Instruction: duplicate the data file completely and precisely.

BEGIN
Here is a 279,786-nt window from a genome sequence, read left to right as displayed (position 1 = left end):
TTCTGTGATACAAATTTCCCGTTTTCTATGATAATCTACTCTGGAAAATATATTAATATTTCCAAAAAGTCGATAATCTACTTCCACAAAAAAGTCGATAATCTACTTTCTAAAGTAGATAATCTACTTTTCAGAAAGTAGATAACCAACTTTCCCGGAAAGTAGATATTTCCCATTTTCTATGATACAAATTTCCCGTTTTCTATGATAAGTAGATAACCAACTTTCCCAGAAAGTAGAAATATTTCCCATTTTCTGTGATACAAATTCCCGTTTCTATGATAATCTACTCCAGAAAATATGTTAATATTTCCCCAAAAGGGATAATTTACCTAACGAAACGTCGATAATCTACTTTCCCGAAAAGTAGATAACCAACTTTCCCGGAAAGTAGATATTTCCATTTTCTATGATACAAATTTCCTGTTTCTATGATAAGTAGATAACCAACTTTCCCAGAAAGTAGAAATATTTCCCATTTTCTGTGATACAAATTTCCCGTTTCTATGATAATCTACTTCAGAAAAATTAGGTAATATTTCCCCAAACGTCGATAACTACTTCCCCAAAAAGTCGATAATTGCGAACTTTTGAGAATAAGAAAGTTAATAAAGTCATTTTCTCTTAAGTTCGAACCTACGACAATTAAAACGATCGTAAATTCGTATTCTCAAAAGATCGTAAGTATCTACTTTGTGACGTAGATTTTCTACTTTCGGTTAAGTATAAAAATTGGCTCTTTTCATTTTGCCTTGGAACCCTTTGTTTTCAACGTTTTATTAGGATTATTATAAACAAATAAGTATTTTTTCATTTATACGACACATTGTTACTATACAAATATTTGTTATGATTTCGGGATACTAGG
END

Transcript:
Here is a 279,786-nt window from a genome sequence, read left to right as displayed (position 1 = left end):
TTCTGTGATACAAATTTCCCGTTTTCTATGATAATCTACTCTGGAAAATATATTAATATTTCCAAAAAGTCGATAATCTACTTCCACAAAAAAGTCGATAATCTACTTTCTAAAGTAGATAATCTACTTTTCAGAAAGTAGATAACCAACTTTCCCGGAAAGTAGATATTTCCCATTTTCTATGATACAAATTTCCCGTTTTCTATGATAAGTAGATAACCAACTTTCCCAGAAAGTAGAAATATTTCCCATTTTCTGTGATACAAATTCCCGTTTCTATGATAATCTACTCCAGAAAATATGTTAATATTTCCCCAAAAGGGATAATTTACCTAACGAAACGTCGATAATCTACTTTCCCGAAAAGTAGATAACCAACTTTCCCGGAAAGTAGATATTTCCATTTTCTATGATACAAATTTCCTGTTTCTATGATAAGTAGATAACCAACTTTCCCAGAAAGTAGAAATATTTCCCATTTTCTGTGATACAAATTTCCCGTTTCTATGATAATCTACTTCAGAAAAATTAGGTAATATTTCCCCAAACGTCGATAACTACTTCCCCAAAAAGTCGATAATTGCGAACTTTTGAGAATAAGAAAGTTAATAAAGTCATTTTCTCTTAAGTTCGAACCTACGACAATTAAAACGATCGTAAATTCGTATTCTCAAAAGATCGTAAGTATCTACTTTGTGACGTAGATTTTCTACTTTCGGTTAAGTATAAAAATTGGCTCTTTTCATTTTGCCTTGGAACCCTTTGTTTTCAACGTTTTATTAGGATTATTATAAACAAATAAGTATTTTTTCATTTATACGACACATTGTTACTATACAAATATTTGTTATGATTTCGGGATACTAGG